Department of Plastic Surgery conducts a study on the whole aspects of the face, treat external injuries and wounds from illness, and do research on the sculpturing of the physical appearances. However, most of the plastic surgeons are most likely to start to work from specialized areas without taking a systematic perspective on the face as a whole. The reason for this is that surgeons launch into their career more as practicing clinicians, rather than as researchers. Surgeons can be compared to repair men in a sense that they treat the parts of the body which need repairing. Surgeons look to the theoretical aspects for the purpose of making betterment to hitherto unknown aspects of the medical intervention, which contributes to improve the performance of the surgery by devoting a substantial time to acquire the skills of the procedures and clinical applications. Furthermore, they are expected to comprehend the relation of the whole to its parts and a harmonious way in which the structures and functions operate. For instance, they become proficient specialists who treat hair problems by doing research on the physiology and pathology of hair and familiarizing themselves to a wide variety of the diseases and treatments, and mastering most of the medical knowledge related to hair. As hair is on the scalp, any surgeons who want to be a proficient expert on the hair should learn, master the medical knowledge about it and gain clinical credentials. You can not be a proficient expert of hair unless you are knowledgeable about scalp related illnesses such as circular balding or dermatitis serrboherric. Likewise, they are not expected to be experts unless they are well-versed in male and female pattern hair loss and have an extensive experience of treating them. The crux of the argument is that the human body is a complex system in which the whole is inextricably interwoven with the parts and the mind and the body is inseparable. Plastic surgery does not focus on how to maintain proper functions and cure illness; rather, it makes medical interventions to modify the structures of the body, make up for the damage, and perform the task of restoring the functions and beauty. Plastic surgeons strive to not only preserve and improve sense organs and organs of locomotion, but, more importantly, achieve the excellence of their exteriority. While we take care of all parts of the body, the face comes as the prior area to them. In a sense, it is not exaggeration to say that the face is the regular patron to the plastic surgeons.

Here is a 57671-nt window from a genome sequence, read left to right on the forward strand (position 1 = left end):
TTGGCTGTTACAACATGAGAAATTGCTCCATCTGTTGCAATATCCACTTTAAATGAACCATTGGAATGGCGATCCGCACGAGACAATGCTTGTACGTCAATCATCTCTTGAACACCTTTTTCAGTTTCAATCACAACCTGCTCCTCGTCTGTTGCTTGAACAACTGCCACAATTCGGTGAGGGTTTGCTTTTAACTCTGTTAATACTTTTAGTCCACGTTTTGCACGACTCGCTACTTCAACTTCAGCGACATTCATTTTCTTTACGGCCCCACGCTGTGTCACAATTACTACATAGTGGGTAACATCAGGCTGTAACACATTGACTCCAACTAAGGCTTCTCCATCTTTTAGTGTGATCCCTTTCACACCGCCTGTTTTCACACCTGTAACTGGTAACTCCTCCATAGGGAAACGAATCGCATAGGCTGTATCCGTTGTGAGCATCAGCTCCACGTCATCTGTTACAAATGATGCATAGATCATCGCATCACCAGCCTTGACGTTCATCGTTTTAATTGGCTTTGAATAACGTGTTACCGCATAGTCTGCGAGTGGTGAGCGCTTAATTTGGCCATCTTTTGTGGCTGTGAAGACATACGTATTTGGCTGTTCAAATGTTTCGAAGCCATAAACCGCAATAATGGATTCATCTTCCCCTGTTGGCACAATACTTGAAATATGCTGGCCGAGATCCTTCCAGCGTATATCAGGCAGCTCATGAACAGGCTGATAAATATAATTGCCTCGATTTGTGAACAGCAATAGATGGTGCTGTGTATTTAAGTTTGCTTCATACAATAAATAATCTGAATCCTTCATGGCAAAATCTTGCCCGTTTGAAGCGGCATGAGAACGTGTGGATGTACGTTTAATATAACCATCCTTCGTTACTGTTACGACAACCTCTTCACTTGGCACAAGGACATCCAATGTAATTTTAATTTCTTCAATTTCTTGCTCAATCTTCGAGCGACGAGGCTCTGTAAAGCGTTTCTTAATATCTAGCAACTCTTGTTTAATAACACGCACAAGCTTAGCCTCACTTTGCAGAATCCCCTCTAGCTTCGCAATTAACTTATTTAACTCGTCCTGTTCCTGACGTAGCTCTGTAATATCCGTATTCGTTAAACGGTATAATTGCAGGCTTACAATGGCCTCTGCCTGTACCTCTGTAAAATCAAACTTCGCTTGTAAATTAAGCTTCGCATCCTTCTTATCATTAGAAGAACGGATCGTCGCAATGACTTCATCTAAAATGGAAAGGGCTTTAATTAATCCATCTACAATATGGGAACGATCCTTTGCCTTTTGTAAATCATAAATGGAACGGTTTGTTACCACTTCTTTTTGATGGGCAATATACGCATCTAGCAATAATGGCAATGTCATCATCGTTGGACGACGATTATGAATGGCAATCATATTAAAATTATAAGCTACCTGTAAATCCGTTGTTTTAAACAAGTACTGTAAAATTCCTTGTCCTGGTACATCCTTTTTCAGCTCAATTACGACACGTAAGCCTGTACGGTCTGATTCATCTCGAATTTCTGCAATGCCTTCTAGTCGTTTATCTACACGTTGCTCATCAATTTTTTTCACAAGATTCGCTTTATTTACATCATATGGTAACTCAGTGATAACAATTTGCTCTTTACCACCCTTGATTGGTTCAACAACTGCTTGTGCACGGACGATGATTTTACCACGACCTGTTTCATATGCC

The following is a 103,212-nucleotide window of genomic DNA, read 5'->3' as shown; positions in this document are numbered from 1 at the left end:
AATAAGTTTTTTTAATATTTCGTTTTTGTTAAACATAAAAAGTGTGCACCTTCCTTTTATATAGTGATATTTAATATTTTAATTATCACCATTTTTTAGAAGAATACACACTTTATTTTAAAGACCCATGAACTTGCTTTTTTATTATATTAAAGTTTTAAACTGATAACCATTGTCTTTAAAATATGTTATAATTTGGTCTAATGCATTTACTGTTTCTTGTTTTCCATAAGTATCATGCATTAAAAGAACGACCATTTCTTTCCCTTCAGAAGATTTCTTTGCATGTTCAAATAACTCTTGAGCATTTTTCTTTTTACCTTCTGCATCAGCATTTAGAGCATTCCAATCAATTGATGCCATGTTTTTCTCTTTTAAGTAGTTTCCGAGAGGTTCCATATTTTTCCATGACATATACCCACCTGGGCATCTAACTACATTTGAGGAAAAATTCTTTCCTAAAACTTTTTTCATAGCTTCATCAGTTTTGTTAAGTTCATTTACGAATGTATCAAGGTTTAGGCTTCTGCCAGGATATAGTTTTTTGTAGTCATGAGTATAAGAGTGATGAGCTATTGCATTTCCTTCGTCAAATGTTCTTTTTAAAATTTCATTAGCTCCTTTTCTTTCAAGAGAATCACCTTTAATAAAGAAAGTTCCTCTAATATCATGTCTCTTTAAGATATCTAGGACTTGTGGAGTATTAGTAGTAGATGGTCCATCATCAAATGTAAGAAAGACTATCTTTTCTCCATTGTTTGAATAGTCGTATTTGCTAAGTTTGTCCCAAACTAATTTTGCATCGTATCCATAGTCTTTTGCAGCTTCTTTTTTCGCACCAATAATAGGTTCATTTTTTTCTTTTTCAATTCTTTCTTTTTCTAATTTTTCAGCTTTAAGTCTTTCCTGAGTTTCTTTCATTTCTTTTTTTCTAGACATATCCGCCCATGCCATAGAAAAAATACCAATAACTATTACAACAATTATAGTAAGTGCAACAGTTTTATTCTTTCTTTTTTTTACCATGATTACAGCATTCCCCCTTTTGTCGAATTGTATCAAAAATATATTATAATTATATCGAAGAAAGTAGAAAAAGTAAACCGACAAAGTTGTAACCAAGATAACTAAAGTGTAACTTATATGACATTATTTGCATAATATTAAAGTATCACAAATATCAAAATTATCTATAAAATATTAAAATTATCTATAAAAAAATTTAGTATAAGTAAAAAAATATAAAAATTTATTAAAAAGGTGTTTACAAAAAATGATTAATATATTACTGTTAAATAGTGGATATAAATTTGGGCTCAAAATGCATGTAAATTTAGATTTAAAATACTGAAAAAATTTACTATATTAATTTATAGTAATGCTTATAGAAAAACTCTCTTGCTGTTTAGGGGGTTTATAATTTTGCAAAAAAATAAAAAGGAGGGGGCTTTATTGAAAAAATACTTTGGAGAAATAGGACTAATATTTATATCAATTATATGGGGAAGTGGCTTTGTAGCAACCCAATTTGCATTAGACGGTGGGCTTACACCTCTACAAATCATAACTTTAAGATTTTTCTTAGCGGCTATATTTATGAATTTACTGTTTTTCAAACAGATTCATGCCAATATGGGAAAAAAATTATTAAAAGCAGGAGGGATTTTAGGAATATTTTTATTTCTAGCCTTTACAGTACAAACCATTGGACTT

The face in environment of evolutional adaptedness